Strong ties have developed between cancer researchers at Meharry Medical College (MMC), Tennessee State University (TSU) and Vanderbilt-lngram Cancer Center (VICC) resulting in this formal Cancer Partnership. Our Partnership is dedicated to enhancing the strengths and eliminating the weaknesses of our three institutions as we move toward our shared goal of eliminating cancer disparities in the US. The U54 award is the bedrock of this collaboration and has moved our collaborative research more forcefully toward a relationship that is based on reciprocity and stronger mutual benefit. The overall objectives of this competing renewal application are: (1) to increase and stabilize the competitive cancer research capability of MMC and TSU;(2) to create stable, long-term collaborative relationships between MMC, TSU and the VICC in cancer research, research training, career development and cancer outreach;and (3) to improve the effectiveness of VICC research, training, career development, cancer education and cancer outreach activities specifically designed to benefit minority populations in the region served by VICC. Funds provided by this U54 will solidify our collaboration. During this phase of our Cancer Partnership, we continue to concentrate on amassing sufficient infrastructure for cancer research that will strengthen reciprocity between MMC, TSU and VICC. In addition to funding two full projects and two pilot studies involving collaborators from all three institutions, funds will be used to recruit investigators to TSU and VICC and to strengthen infrastructure in basic, epidemiologic and clinical cancer research through the support of core facilities providing expertise in biostatistics, clinical trial accruals, histopathology and cancer outreach. All activities involve coordinated, well-planned interactions between MMC, TSU and VICC and will be monitored by an Internal Advisory Committee composed of members from each institution and a Program Steering Committee composed of external, nationally-recognized cancer investigators and representation from the National Cancer Institute. A sustained and comprehensive Cancer Partnership is of immense benefit to the three participating institutions as well as the mid-South region of the US. The institution's complementary strengths will help the Cancer Partnership establish effective cancer research and increase training opportunities at two minority-serving institutions enhance community- and population-based science research targeting minority cancer-related disparities and increase training of minority scientists at an NCI-funded Comprehensive Cancer Center.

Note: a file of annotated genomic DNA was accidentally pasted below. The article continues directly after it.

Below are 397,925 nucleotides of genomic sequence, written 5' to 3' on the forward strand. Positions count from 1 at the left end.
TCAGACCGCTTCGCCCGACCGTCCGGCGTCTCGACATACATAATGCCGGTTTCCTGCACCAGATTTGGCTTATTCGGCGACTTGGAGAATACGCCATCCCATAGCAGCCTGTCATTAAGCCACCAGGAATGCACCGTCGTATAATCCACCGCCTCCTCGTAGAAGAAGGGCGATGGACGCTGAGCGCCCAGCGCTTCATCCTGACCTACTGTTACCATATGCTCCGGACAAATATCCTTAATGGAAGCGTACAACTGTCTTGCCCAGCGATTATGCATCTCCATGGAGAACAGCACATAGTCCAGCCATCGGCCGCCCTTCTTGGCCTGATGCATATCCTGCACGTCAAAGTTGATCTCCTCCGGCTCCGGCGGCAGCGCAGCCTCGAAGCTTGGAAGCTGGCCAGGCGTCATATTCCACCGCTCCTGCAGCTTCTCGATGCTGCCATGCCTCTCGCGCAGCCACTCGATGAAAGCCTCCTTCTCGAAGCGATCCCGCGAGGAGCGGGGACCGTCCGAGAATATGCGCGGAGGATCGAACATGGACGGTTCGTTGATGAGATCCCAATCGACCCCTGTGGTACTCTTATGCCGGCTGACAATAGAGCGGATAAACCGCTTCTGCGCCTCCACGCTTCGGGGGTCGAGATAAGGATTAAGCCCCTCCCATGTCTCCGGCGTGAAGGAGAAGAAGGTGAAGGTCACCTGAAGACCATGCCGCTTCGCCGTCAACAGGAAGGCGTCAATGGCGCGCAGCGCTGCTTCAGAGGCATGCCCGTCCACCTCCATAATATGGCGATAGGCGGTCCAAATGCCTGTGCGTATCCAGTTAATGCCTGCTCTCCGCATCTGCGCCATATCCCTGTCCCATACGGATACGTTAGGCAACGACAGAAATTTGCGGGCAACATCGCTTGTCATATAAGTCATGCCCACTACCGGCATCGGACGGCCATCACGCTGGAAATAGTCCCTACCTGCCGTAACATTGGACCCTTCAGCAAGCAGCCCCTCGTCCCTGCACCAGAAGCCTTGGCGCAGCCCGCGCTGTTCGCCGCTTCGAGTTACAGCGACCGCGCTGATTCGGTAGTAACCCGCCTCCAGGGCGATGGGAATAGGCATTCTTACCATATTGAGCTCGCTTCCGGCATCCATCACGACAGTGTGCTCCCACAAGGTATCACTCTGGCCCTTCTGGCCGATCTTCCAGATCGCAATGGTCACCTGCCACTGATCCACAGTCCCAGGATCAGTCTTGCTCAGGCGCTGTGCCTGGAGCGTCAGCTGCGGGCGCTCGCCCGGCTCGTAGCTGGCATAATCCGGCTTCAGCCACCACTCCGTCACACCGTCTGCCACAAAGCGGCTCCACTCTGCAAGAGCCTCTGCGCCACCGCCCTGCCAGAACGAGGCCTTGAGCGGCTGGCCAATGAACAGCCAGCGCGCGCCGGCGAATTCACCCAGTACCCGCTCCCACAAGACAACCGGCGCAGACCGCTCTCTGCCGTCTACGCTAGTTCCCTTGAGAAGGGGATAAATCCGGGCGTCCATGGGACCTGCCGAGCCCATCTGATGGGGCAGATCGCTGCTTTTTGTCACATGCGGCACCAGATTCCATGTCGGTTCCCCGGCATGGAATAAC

Our Cancer Partnership provides an exceptional environment and focus for the efforts of diverse investigators working across many disciplines to identify the determinants of the disproportionate share of the cancer burden borne by African Americans, as evidenced by higher incidence rates and compounded by lower rates of relative survival. The conduct of minority-targeted cancer research, development of research infrastructure, enhancement of minority training programs and improvement to the capacity/effectiveness of cancer-related activities will help address these health disparities at the partnering institutions.
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